In Italy, two antiestablishment parties, whose attempt to form a coalition government failed last Sunday, had struck an agreement on a joint government platform, which included a number of measures for the banking sector.

The two parties planned to scrap a rule allowing banks to recover debts from retail borrowers without going through the courts, which could slow down the cleanup of banks’ balance sheets. They also hinted at the possible full nationalization of Banca Monte dei Paschi di Siena SpA, of which the government owns a majority stake after partially nationalizing it last year.

While their coalition attempt collapsed, they could come back stronger if new elections are called. Talks in Italy continue on how to overcome the political impasse.

That has raised questions over the future of the eurozone—both parties have flirted openly with the idea of pulling Italy out of the euro—and in turn spooked investors and highlighted a wider problem: EU authorities haven’t yet fully fixed the continent’s banking system.

A plan to package eurozone sovereign bonds together to reduce the riskiness of any individual bond within the pool, for example, has been largely shunned by Germany. The German government and other member states whose banks weren’t as hard-hit by the crisis, have also resisted the creation of an EU-wide deposit-insurance program, which would provide safety for depositors no matter their location. A Germany bank official said last week that EU-wide insurance program “probably won’t happen in my lifetime.”

During the last eurozone crisis banks across Europe shed sovereign exposures to riskier periphery markets. However,​ domestic​ banks in those countries still have large exposure to their ​home sovereign debt, particularly as they are treated as safe assets under bank accounting rules. Currently 10 Italian banks have Italian sovereign debt holdings greater than their capital buffers, according to a study by France’s IESEG School of Management.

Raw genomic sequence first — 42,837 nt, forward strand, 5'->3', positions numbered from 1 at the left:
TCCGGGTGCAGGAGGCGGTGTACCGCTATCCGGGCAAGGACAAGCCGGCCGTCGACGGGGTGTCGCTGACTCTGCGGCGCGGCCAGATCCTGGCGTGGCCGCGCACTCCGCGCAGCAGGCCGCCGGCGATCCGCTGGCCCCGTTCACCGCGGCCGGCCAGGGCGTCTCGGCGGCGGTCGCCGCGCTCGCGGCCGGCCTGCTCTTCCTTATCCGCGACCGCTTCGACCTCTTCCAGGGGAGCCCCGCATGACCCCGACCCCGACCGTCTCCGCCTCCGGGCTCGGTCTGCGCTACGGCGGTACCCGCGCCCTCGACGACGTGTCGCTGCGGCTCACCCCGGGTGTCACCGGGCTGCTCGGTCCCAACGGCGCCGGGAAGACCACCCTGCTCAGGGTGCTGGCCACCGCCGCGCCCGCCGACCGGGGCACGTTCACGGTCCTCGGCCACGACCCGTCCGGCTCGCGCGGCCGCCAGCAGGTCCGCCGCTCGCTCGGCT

After Italian banks, French banks are the second most exposed to Italian government debt with €44.27 billion in bonds, followed by Spain with €28 billion of sovereign debt, according to calculations by the EBA. France’s BNP Paribas SA, which has a large Italian bank, and Spain’s Banco de Sabadell SA are among the most exposed to Italy, analysts say.

However, some analysts have played down the risk of another full blown eurozone crisis engulfing the region’s banks.

“We do not expect a disorderly escalation of the situation into a repeat of the sovereign debt crisis,” analysts at

UBS

wrote in a recent note. Unlike years ago, the eurozone’s economy is growing and the ECB is still buying government and company bonds.

“We aren’t getting any panicked calls,” said one banker at a big European lender. European banks have largely already tapped markets to raise their funding for the year, so the latest upheaval isn’t hitting balance sheets yet.

Some investors are even eyeing deals again in Europe, said one major portfolio manager. “It’s starting to look cheap again,” he says.

Write to Max Colchester at max.colchester@wsj.com, Patricia Kowsmann at patricia.kowsmann@wsj.com and Giovanni Legorano at giovanni.legorano@wsj.com

Appeared in the May 31, 2018, print edition as ‘European Lenders Face New Shock.’